Ryan Shupe and The Rubberband
“Last Man Standing”
I was lucky enough to get a prerelease copy of this CD to review from Ryan’s Publicist. Unfortunately, I lagged so far behind in doing the review that it’s no longer “pre-“.
Previous to this, my only experiences with Shupe and Co was owning “Simplify” and seeing him live a couple of times. “Simplify” is still one of my favorites of all the Utah/LDS artists I know. Even though the band’s music is not LDS-specific, it does address life, and often from a clearly religious perspective.
In the meantime, they spent some time as a major label artist, touring and recording, and even had a video in rotation at the CMT channel.
I enjoyed listening to this one over and over as I drove to and from work. It’s a fun CD, that really holds up to repeated listenings. It’s really hard to categorize Ryan’s music. Years ago, at his website, he attempted to do it and I still remember the phrase: “Post Hee-Haw hip hop funkadelic newgrass” Honestly, that’s the best label that could possibly describe the music. It’s got bluegrass and country roots, but the branches include rock and rap, with folk in the leaves. It’s a crazy lookin’ tree. But the sound is great.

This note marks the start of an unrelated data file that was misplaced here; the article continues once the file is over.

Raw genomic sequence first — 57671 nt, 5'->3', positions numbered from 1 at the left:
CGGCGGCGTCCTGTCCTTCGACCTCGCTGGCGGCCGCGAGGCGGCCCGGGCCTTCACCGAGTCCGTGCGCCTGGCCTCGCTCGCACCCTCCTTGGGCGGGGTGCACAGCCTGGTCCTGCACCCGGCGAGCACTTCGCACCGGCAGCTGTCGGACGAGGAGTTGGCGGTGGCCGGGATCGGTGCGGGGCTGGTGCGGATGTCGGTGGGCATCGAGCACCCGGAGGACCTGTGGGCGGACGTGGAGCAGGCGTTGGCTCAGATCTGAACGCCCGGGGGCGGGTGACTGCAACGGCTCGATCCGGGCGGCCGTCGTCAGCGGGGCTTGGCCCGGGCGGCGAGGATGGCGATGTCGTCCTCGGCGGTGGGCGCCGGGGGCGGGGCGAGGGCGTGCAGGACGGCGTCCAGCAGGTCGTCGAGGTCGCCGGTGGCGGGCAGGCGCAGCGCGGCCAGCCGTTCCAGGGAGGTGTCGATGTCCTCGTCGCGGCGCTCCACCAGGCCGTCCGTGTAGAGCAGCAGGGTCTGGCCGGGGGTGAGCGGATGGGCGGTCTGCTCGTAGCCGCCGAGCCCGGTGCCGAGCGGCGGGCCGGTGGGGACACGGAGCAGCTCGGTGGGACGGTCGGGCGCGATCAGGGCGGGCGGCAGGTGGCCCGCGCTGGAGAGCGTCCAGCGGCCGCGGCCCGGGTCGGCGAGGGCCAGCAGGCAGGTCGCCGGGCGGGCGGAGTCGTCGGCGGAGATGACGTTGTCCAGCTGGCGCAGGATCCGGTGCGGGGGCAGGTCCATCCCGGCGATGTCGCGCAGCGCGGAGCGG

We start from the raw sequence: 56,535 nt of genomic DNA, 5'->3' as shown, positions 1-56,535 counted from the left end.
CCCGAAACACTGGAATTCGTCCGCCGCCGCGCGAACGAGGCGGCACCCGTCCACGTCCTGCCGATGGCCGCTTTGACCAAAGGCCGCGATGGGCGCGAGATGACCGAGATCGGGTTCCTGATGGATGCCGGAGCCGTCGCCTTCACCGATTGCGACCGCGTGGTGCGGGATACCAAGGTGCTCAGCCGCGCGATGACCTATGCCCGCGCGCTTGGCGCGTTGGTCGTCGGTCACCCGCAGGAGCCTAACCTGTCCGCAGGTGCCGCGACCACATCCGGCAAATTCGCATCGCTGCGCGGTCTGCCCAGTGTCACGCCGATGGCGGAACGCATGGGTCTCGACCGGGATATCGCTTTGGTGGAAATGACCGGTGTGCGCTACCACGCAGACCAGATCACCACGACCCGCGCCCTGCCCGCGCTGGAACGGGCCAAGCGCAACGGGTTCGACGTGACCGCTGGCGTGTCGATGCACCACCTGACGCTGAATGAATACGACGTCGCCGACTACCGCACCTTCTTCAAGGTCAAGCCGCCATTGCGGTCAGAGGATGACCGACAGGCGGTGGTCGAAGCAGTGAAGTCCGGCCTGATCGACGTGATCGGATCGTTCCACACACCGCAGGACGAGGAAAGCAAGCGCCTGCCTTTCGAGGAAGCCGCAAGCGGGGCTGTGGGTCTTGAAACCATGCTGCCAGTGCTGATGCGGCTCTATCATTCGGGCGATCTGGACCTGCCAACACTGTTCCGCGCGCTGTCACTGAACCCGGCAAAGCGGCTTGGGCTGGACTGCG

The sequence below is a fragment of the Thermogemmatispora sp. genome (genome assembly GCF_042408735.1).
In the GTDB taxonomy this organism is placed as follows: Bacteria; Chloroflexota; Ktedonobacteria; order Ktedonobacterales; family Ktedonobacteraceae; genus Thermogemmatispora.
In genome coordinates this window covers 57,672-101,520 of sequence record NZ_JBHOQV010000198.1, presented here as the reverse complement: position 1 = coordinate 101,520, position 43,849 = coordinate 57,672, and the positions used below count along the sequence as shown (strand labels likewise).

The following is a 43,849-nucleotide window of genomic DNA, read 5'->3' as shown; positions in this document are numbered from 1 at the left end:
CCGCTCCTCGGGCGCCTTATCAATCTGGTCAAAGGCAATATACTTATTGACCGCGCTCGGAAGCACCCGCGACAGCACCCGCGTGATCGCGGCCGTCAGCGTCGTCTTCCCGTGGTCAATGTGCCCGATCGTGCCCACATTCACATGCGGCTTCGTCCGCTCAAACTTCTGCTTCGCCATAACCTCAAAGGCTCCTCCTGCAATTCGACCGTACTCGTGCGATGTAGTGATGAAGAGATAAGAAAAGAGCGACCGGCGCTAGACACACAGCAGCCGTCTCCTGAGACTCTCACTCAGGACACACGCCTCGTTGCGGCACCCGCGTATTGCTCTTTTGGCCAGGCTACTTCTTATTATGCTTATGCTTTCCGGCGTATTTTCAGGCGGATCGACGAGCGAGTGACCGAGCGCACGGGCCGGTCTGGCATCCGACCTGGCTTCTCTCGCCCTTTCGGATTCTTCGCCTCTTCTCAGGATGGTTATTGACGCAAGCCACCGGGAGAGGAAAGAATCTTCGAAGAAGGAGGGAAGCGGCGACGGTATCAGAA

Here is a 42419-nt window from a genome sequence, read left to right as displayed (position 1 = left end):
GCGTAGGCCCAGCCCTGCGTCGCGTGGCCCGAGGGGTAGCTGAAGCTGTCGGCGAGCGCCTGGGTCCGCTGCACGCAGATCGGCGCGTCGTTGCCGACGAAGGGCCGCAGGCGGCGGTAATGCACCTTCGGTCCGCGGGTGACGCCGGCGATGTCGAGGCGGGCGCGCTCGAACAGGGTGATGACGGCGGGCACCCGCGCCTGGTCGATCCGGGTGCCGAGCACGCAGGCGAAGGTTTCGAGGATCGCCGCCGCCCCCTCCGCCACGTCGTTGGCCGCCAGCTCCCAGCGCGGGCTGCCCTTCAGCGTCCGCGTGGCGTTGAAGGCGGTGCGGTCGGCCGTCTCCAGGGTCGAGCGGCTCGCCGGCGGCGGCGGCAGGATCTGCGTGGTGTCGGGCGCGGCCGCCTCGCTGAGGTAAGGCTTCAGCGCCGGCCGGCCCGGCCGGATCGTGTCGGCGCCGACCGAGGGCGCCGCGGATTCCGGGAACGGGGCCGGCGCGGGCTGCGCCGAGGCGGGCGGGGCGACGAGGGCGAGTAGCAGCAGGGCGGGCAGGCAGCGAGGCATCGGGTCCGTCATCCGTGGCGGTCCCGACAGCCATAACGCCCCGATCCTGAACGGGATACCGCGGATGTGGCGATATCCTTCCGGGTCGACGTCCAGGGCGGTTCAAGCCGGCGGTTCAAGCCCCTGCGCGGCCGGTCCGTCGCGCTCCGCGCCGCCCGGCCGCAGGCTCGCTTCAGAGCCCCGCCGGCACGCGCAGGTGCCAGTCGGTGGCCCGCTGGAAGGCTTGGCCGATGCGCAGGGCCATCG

Even though I loved this CD, I have to admit I didn’t love it as much as “Simplify”. It’s fun, and quirky, and the production was impeccable. Perfect really. Actually, a little too polished. I think the desire to make it really accessible made some of the writing a little less original. Songs like “Don’t Leave Me Lonely” are fun and bouncy and memorable (I can hear the hook in my head as I type), but just not as lyrically cool as, say, “1000x”.
Still, there’s some really good stuff on “Standing”, like the title track. This one not only shows off the bands flawless musicianship, but the the dynamic blending of styles. Who knew you could rap over a banjo? “If You Could Live a Different” is a really cool exploration of what people go through in life, hidden from the rest of the world’s view.
Overall, a great job!